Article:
The sock-filtered coffee is now ready, and with the first sips Vivi’s eyes start to move more actively. “La Pedriza is much larger than I expected” she says, as she gazes over the mountains around them lit by the first sunlight. Cristina nods in silence while holding her coffee tight to warm her hands. Once the caffeine kicks in, both get ready to explore. The plan is to climb a variety of routes during the day and get an overview of the area.
With their packs and ropes ready, they leave the parking site of Canto Cochino and head straight into the woods. The path to the first big blocks of granite winds through forest, thick vegetation, river crossings and broad fields. They climb one of these rocks – the size of a two-storey house – more for improved visibility than for the difficulty. From the top, they identify a distinctive, vertical crag. A quick look at the guidebook reveals the name of this rock formation: “El Cancho de los Muertos” – the Court of the Dead.
According to local legends, this peak is called Cancho de los Muertos (Country of the Dead) for a good reason. During the 19th century, groups of bandits used to roam and hide in La Pedriza after their crimes, taking advantage of the laberynthic landscape and difficult access, which prevented them from getting caught. Legend says that one day, three bandits kidnapped a young lady from a powerful family in Madrid and took her to La Pedriza. While the boss of the gang had left to the city to negotiate the ransom, the other two started fighting, one killing the other. Once the boss returned, he ordered the surviving bandit to take the lifeless body to the highest accessible point of the area and throw it down the mountain. After following him up, the boss went to push the surviving bandit off too, as a punishment. When the bandit fought back and grabbed the boss. They both fell into the abys, liberating the young lady, who was found and safely returned by a nearby shepherd. Ever since, the crag gained the gruesome name.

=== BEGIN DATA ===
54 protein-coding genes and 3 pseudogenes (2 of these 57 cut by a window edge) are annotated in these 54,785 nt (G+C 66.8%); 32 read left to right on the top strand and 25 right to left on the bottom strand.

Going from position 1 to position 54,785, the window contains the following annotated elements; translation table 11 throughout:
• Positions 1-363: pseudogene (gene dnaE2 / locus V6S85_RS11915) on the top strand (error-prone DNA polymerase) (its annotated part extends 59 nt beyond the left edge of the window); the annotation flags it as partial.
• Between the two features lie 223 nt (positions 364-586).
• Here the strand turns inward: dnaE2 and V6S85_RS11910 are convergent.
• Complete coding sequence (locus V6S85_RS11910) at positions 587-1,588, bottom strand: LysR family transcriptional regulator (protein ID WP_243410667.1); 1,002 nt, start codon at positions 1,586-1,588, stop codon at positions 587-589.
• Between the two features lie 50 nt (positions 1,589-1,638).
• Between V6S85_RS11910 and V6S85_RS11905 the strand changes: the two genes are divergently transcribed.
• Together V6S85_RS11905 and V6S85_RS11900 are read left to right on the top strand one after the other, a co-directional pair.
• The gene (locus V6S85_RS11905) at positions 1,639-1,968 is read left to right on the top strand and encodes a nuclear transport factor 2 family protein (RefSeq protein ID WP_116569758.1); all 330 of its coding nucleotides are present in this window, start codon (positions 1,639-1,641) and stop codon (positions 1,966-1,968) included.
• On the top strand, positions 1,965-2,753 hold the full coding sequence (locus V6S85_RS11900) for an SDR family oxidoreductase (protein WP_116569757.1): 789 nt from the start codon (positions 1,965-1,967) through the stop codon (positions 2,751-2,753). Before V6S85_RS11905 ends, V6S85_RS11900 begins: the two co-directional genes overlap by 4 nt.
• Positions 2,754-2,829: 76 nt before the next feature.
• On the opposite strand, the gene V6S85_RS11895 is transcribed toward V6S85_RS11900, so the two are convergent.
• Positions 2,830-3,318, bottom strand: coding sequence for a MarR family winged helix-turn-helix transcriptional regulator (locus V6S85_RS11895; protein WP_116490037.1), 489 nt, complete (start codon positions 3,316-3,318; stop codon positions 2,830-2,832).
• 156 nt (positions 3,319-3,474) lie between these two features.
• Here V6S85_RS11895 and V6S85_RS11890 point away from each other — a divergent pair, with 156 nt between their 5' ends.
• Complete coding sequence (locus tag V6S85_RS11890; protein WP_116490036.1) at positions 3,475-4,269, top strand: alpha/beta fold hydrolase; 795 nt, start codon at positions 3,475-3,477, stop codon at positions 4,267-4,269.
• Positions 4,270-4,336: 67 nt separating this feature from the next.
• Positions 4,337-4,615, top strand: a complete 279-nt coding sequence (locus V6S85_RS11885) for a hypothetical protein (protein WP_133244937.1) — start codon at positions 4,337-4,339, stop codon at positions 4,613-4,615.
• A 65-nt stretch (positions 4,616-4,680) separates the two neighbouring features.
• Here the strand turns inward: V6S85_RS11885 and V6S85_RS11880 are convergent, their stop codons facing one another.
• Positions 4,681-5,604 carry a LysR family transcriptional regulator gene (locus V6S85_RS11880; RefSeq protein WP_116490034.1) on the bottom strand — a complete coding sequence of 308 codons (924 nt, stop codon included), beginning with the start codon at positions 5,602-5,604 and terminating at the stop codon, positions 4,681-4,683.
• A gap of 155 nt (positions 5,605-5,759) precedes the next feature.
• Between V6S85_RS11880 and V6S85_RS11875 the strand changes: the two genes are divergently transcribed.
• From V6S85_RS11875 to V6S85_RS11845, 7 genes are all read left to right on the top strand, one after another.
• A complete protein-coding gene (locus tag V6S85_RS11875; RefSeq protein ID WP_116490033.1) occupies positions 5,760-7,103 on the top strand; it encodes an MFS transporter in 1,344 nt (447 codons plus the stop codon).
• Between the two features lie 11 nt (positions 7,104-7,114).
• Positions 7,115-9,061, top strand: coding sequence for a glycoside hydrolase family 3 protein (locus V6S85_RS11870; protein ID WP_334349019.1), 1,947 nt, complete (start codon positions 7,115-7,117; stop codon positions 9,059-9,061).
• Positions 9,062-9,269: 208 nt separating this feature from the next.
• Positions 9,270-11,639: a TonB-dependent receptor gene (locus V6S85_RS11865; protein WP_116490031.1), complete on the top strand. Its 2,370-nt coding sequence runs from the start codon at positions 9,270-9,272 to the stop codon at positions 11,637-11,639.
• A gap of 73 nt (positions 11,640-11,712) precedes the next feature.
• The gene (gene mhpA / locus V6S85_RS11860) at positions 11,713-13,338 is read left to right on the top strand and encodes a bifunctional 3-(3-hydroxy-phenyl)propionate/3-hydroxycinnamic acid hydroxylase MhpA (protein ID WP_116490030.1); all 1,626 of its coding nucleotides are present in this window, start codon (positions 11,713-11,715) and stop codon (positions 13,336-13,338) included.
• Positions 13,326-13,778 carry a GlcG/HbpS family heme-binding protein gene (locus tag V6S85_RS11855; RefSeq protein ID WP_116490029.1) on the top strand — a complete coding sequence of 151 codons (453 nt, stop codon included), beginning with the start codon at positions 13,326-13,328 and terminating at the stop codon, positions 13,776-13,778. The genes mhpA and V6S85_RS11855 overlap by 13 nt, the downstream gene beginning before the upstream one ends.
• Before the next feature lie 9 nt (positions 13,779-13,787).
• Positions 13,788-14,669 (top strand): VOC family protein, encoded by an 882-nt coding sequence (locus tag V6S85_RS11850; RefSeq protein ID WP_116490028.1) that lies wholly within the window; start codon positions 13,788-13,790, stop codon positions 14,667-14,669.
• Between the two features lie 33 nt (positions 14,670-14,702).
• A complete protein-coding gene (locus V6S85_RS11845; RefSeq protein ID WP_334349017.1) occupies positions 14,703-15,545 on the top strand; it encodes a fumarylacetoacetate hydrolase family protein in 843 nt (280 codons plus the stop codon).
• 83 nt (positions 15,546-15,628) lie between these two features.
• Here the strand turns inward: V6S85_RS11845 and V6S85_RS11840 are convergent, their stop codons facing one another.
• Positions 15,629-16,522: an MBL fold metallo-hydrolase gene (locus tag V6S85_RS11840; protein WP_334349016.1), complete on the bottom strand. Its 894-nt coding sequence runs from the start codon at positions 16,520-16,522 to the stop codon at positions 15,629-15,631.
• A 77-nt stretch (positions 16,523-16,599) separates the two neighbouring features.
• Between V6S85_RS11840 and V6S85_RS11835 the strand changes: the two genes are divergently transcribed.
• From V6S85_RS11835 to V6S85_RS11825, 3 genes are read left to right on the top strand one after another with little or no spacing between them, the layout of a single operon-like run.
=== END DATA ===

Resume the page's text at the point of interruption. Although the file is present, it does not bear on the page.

It’s time to climb. Cristina climbs first. She has more experience in crack climbing, as would be expected from a passionate alpinist that spends every weekend on some of the most exposed ridges of the Pyrenees. She tightens her climbing shoes and starts jamming her hands into a long vertical crack climb, called Milupa (6a+). They choose this route as it is slightly hidden from the sun between the towers of the crag. And it seems more comfortable than climbing in direct sunlight. Vivi is anxious to climb on granite for the first time and starts climbing with confidence. Three moves in, she already notices the difference: “It’s very different! These holds are so sharp and rough”. Helped by Cristina’s tips on jamming technique, Vivi doesn’t shy away from her first crack climb and masters it as if she had done it before.
Next, they climb the actual Cancho de los Muertos Southwest face. From where they are standing is impressive enough, but once they reach the top both gasp at the beauty of the sights, as Vivi states: “These views are really incredible, I can see the whole valley from up here”.